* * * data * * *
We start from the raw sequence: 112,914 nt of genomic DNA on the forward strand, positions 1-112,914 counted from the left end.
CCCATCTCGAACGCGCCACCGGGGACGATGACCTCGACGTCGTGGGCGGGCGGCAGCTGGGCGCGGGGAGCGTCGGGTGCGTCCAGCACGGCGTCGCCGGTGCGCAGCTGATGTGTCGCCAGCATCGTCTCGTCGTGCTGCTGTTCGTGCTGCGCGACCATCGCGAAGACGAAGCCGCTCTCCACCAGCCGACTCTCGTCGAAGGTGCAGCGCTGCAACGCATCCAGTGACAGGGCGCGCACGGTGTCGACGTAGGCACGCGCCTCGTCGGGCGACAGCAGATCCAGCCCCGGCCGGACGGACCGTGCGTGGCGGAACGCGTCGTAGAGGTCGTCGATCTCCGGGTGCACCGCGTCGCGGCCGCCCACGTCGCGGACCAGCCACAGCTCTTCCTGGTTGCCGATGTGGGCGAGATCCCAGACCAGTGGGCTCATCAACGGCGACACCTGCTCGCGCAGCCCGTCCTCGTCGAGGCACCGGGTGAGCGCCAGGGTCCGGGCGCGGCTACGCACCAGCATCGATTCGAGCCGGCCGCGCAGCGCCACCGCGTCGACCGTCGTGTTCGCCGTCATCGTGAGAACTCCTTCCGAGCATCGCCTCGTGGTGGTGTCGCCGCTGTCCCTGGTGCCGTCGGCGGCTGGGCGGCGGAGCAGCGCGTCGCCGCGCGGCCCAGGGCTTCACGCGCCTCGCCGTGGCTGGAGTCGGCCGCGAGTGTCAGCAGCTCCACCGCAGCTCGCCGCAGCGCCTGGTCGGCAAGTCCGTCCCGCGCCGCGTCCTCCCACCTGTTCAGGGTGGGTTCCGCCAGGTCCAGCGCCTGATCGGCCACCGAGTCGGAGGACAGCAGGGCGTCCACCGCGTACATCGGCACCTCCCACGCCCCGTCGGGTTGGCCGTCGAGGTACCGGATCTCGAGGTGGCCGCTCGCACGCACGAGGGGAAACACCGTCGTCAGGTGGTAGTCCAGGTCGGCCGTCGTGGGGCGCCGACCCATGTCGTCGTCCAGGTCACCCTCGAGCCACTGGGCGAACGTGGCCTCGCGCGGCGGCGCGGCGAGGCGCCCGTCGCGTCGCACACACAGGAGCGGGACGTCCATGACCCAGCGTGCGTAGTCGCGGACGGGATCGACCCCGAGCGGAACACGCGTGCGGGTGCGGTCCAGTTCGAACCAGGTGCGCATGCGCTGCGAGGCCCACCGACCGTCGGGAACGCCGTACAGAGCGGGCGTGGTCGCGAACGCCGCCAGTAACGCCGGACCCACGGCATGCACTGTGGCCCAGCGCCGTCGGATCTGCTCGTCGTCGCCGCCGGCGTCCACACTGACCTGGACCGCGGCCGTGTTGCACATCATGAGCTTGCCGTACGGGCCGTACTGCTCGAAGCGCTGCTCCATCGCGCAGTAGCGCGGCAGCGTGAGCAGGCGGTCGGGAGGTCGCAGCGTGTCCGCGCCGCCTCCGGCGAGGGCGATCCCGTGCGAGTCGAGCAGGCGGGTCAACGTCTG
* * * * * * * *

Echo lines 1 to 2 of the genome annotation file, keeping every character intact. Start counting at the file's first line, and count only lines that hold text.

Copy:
We start from the raw sequence: 112,914 nt of genomic DNA on the forward strand, positions 1-112,914 counted from the left end.
CCCATCTCGAACGCGCCACCGGGGACGATGACCTCGACGTCGTGGGCGGGCGGCAGCTGGGCGCGGGGAGCGTCGGGTGCGTCCAGCACGGCGTCGCCGGTGCGCAGCTGATGTGTCGCCAGCATCGTCTCGTCGTGCTGCTGTTCGTGCTGCGCGACCATCGCGAAGACGAAGCCGCTCTCCACCAGCCGACTCTCGTCGAAGGTGCAGCGCTGCAACGCATCCAGTGACAGGGCGCGCACGGTGTCGACGTAGGCACGCGCCTCGTCGGGCGACAGCAGATCCAGCCCCGGCCGGACGGACCGTGCGTGGCGGAACGCGTCGTAGAGGTCGTCGATCTCCGGGTGCACCGCGTCGCGGCCGCCCACGTCGCGGACCAGCCACAGCTCTTCCTGGTTGCCGATGTGGGCGAGATCCCAGACCAGTGGGCTCATCAACGGCGACACCTGCTCGCGCAGCCCGTCCTCGTCGAGGCACCGGGTGAGCGCCAGGGTCCGGGCGCGGCTACGCACCAGCATCGATTCGAGCCGGCCGCGCAGCGCCACCGCGTCGACCGTCGTGTTCGCCGTCATCGTGAGAACTCCTTCCGAGCATCGCCTCGTGGTGGTGTCGCCGCTGTCCCTGGTGCCGTCGGCGGCTGGGCGGCGGAGCAGCGCGTCGCCGCGCGGCCCAGGGCTTCACGCGCCTCGCCGTGGCTGGAGTCGGCCGCGAGTGTCAGCAGCTCCACCGCAGCTCGCCGCAGCGCCTGGTCGGCAAGTCCGTCCCGCGCCGCGTCCTCCCACCTGTTCAGGGTGGGTTCCGCCAGGTCCAGCGCCTGATCGGCCACCGAGTCGGAGGACAGCAGGGCGTCCACCGCGTACATCGGCACCTCCCACGCCCCGTCGGGTTGGCCGTCGAGGTACCGGATCTCGAGGTGGCCGCTCGCACGCACGAGGGGAAACACCGTCGTCAGGTGGTAGTCCAGGTCGGCCGTCGTGGGGCGCCGACCCATGTCGTCGTCCAGGTCACCCTCGAGCCACTGGGCGAACGTGGCCTCGCGCGGCGGCGCGGCGAGGCGCCCGTCGCGTCGCACACACAGGAGCGGGACGTCCATGACCCAGCGTGCGTAGTCGCGGACGGGATCGACCCCGAGCGGAACACGCGTGCGGGTGCGGTCCAGTTCGAACCAGGTGCGCATGCGCTGCGAGGCCCACCGACCGTCGGGAACGCCGTACAGAGCGGGCGTGGTCGCGAACGCCGCCAGTAACGCCGGACCCACGGCATGCACTGTGGCCCAGCGCCGTCGGATCTGCTCGTCGTCGCCGCCGGCGTCCACACTGACCTGGACCGCGGCCGTGTTGCACATCATGAGCTTGCCGTACGGGCCGTACTGCTCGAAGCGCTGCTCCATCGCGCAGTAGCGCGGCAGCGTGAGCAGGCGGTCGGGAGGTCGCAGCGTGTCCGCGCCGCCTCCGGCGAGGGCGATCCCGTGCGAGTCGAGCAGGCGGGTCAACGTCTG